-- Fitter kids do better on school tests, according to new research that echoes previous findings.
The fitter the middle school students were, the better they did on reading and math tests, says researcher Sudhish Srikanth, a University of North Texas student. He presented his research Friday at the American Psychological Association's annual meeting in Orlando.
The researchers tested 1,211 students from five Texas middle schools. They looked at each student's academic self-concept -- how confident they were in their abilities to do well -- and took into account the student's socioeconomic status.
They knew these two factors would play a role in how well the students did, Srikanth says.
After those factors, they looked at others that might influence school performance, such as social support, fitness, or body composition.
Bottom line? Of the other factors examined, "cardiorespiratory fitness has the strongest effect on academic achievement," he says.
The research doesn't prove cause and effect, and the researchers didn't try to explain the link. But other research suggests why fitness is so important, says researcher Trent Petrie, PhD, director of the Center for Sport Psychology at the University of North Texas.
"Physical fitness is associated with improvements in memory, concentration, organization, and staying on task," he says.
Fitter Kids, Better Grades: Details
For one to five months before the students took standardized reading and math tests, they answered questions about:
- Usual physical activity
- Their view of their school ability
- Social support
The researchers assessed the students' fitness. They used a variety of tests that looked at muscular strength and endurance, flexibility, aerobic capacity, and body composition.
Previous studies have found a link between fitness and improved school performance, Srikanth says. However, this new study also looked at several other potential influences.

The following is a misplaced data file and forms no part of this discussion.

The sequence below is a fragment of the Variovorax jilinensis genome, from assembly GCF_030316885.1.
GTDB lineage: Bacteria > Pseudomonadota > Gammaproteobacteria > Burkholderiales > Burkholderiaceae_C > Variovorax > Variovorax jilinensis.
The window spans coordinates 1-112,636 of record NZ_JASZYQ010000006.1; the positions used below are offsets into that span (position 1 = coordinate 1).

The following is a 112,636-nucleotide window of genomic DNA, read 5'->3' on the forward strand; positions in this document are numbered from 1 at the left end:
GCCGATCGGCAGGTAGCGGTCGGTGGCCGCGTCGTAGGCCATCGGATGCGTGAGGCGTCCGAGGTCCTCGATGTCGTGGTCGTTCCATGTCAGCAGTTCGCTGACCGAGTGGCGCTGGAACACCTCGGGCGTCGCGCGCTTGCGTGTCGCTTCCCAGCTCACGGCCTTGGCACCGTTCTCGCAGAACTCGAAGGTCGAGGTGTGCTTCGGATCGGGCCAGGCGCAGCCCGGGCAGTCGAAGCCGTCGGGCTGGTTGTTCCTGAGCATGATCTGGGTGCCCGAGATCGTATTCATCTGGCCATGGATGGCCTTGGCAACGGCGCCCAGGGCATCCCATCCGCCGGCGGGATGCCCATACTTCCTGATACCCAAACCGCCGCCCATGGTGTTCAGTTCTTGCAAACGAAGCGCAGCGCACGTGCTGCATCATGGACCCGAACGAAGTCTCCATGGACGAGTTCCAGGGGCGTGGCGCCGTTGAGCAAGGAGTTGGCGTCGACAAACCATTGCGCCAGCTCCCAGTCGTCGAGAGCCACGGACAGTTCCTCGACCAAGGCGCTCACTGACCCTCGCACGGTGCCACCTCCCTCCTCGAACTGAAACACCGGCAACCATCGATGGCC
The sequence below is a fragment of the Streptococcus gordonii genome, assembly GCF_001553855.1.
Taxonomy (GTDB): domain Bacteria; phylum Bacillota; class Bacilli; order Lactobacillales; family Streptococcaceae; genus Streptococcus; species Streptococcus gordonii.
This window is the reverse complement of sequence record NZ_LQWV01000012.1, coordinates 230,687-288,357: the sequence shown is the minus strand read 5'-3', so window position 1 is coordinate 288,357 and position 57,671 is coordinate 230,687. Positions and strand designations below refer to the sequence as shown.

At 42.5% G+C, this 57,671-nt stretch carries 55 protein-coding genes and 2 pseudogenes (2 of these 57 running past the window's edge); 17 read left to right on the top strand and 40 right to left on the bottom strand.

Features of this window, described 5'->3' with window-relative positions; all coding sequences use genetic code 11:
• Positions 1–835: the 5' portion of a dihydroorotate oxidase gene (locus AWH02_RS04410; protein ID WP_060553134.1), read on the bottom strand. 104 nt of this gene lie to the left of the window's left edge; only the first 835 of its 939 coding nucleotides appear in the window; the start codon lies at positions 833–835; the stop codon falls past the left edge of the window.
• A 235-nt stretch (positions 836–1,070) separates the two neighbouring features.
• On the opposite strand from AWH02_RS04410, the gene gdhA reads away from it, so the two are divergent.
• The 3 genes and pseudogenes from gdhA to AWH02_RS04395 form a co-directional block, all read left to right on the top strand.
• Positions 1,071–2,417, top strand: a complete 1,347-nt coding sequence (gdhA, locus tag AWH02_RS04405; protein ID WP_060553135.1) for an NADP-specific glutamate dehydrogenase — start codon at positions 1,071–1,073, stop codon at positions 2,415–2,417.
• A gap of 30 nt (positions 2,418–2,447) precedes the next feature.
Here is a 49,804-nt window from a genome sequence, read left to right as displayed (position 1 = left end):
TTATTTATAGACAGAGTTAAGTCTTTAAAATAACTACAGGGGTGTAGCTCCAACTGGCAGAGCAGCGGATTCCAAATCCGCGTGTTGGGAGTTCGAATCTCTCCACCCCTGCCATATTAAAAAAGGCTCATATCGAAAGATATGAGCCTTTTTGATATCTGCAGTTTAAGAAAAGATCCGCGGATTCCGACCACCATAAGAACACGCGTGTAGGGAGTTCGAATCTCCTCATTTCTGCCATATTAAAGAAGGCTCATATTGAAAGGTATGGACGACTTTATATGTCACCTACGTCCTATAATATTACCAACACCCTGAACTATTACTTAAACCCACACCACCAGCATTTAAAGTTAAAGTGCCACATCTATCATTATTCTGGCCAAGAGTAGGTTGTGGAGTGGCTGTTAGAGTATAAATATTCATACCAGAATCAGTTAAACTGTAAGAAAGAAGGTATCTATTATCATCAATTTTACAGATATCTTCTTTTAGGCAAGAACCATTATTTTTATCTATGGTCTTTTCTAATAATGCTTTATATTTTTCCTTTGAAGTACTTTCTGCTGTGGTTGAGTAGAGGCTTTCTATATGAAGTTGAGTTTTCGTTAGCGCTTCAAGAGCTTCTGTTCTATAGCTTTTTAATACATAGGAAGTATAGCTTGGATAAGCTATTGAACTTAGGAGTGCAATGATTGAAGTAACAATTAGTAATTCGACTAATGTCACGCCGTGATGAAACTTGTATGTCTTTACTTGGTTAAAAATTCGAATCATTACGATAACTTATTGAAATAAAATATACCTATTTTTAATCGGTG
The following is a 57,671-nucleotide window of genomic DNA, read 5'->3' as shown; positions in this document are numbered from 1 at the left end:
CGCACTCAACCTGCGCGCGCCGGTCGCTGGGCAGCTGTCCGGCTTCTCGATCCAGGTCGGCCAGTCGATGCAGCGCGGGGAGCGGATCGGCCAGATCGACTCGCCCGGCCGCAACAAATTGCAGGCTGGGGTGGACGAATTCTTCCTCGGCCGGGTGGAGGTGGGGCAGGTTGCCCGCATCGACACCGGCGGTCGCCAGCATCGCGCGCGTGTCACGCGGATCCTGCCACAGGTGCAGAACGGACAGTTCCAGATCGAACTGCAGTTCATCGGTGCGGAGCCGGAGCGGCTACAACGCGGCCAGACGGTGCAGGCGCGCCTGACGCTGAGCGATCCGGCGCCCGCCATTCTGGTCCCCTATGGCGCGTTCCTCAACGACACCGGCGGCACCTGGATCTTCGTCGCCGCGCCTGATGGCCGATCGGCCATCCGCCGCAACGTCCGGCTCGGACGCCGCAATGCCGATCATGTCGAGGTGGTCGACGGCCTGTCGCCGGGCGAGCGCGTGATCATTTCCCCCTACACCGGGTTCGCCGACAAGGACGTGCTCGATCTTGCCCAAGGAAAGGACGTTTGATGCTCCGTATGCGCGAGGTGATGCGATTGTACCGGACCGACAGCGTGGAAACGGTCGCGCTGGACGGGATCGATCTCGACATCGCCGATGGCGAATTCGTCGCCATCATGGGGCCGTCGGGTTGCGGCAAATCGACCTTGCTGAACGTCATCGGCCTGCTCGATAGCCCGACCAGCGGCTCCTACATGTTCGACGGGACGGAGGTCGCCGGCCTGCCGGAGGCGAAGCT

For the boys, having social support was also related to better reading scores.
For the girls, a larger body mass index was the only factor other than fitness that predicted better reading scores. The researchers are not sure why.
Other studies have found fitness more important than weight for test scores.
For both boys and girls, fitness levels were the only factors studied (besides socioeconomic status and self-concept) related to math scores.
Srikanth found an upward trend, with more fitness linked with better scores. He says he can't quantify it beyond that.
Fitter Kids, Better Grades: Perspectives
The new research echoes that of James Sallis, PhD, distinguished professor of family and preventive medicine at the University of California, San Diego. A long-time researcher on physical fitness, he reviewed the findings.
"The mountain of evidence just got higher that active and fit kids perform better in school," he says.
The finding that fitness was related to both reading and math scores in both girls and boys is impressive, he says. "That's strong evidence."
"I hope this study convinces both parents and school administrators to increase and improve physical education, recess, classroom activity breaks, after-school physical activity and sports, and walk-to-school programs."
He is a co-founder of SPARK physical activity programs, in place nationwide.
Lesley Cottrell, PhD, vice chair of research in pediatrics at West Virginia University, has also linked fitness with better school performance in her research. "They extend our findings by considering students' self-concept," she says.
Her advice to parents? "A healthy child is a well-rounded child. Focusing on one developmental area may neglect other, important areas. For instance, in our findings we acknowledge that we have neglected the physical activity and fitness development for our children as a whole."
"By doing so, we may miss an opportunity to improve or sustain their academic development," she says.
The study was funded by the National Association for Sport and Physical Education.
These findings were presented at a medical conference. They should be considered preliminary as they have not yet undergone the "peer review" process, in which outside experts scrutinize the data prior to publication in a medical journal.
SOURCES:Sudhish Srikanth, University of North Texas student, Denton.James Sallis, PhD, distinguished professor of family and preventive medicine; chief, division of behavioral medicine, University of California, San Diego.Lesley Cottrell, PhD, vice chair of research, pediatrics, West Virginia University, Morgantown.American Psychological Association annual convention, Orlando, Aug. 2-5, 2012.Trent Petrie, PhD, professor of psychology and director of the Center for Sport Psychology, University of North Texas, Denton.
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